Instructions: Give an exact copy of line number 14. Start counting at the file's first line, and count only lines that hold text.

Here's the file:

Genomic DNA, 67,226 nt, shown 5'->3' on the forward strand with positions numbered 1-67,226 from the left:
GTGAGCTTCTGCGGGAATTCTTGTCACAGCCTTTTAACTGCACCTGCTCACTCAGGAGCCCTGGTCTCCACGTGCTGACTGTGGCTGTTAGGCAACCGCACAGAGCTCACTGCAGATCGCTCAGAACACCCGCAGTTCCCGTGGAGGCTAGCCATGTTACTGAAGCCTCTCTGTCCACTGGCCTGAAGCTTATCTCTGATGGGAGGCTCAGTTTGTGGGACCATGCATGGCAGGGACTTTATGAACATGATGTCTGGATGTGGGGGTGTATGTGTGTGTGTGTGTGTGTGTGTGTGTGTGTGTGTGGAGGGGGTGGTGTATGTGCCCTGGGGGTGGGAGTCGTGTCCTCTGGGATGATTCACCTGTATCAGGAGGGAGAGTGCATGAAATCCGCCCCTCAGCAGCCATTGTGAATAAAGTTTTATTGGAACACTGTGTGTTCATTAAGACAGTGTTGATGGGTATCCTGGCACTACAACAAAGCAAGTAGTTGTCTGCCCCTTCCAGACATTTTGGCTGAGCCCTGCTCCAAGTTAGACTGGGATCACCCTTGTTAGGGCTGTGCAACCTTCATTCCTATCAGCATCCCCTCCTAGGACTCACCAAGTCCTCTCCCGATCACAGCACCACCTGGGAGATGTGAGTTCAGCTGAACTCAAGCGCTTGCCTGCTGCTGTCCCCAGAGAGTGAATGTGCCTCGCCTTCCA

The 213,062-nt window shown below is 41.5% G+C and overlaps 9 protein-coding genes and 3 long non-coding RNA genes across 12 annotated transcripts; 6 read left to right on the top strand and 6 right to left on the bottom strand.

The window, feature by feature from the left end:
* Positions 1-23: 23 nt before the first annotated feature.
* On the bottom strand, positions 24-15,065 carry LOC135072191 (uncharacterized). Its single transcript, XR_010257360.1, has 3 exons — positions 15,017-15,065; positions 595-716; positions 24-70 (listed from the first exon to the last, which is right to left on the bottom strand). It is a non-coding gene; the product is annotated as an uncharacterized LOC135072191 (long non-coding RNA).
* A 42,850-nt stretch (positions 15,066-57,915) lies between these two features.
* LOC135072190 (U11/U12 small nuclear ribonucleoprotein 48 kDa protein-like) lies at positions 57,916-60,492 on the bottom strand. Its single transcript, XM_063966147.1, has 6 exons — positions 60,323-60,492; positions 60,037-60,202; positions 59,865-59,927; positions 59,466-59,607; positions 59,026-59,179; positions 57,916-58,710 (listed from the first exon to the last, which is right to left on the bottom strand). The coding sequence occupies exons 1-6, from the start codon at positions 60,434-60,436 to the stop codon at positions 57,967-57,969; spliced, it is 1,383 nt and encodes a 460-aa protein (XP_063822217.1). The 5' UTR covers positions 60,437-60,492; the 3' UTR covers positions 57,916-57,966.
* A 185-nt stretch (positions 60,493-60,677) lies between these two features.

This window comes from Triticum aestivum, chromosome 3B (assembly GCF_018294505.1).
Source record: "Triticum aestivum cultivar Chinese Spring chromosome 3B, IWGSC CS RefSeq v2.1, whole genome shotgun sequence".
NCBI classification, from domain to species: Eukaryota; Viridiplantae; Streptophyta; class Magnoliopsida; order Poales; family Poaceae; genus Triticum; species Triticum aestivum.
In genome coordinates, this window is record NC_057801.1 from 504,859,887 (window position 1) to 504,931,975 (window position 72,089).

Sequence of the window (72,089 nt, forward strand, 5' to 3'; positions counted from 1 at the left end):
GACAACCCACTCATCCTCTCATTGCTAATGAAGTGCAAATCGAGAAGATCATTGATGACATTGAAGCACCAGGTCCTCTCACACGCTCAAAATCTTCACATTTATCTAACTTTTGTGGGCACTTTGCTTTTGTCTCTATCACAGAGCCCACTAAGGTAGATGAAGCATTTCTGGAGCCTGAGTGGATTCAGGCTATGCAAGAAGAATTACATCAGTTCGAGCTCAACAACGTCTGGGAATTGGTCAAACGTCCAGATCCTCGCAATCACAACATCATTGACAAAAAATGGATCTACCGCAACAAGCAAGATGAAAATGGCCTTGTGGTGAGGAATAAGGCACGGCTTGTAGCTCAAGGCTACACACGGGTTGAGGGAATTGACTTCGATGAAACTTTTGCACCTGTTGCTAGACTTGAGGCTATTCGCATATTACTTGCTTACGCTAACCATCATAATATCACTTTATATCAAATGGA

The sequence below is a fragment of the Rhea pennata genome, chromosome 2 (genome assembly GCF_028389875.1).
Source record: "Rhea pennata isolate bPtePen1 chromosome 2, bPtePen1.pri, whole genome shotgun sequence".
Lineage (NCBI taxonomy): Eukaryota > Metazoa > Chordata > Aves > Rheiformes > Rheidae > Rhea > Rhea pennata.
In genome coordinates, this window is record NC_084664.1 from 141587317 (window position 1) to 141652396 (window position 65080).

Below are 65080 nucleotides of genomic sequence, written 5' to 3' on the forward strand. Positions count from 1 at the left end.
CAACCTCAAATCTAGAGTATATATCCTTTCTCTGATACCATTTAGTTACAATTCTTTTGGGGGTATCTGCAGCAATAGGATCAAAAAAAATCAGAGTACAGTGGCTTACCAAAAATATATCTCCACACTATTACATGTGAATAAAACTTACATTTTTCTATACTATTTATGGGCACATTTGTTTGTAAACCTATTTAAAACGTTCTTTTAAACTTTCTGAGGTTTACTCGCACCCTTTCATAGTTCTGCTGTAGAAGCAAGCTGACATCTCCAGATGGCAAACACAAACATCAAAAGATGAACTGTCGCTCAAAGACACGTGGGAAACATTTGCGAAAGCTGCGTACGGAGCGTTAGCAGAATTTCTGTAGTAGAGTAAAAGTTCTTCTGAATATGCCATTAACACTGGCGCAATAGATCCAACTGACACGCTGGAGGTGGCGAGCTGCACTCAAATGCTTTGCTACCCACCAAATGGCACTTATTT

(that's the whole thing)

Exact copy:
Sequence of the window (72,089 nt, forward strand, 5' to 3'; positions counted from 1 at the left end):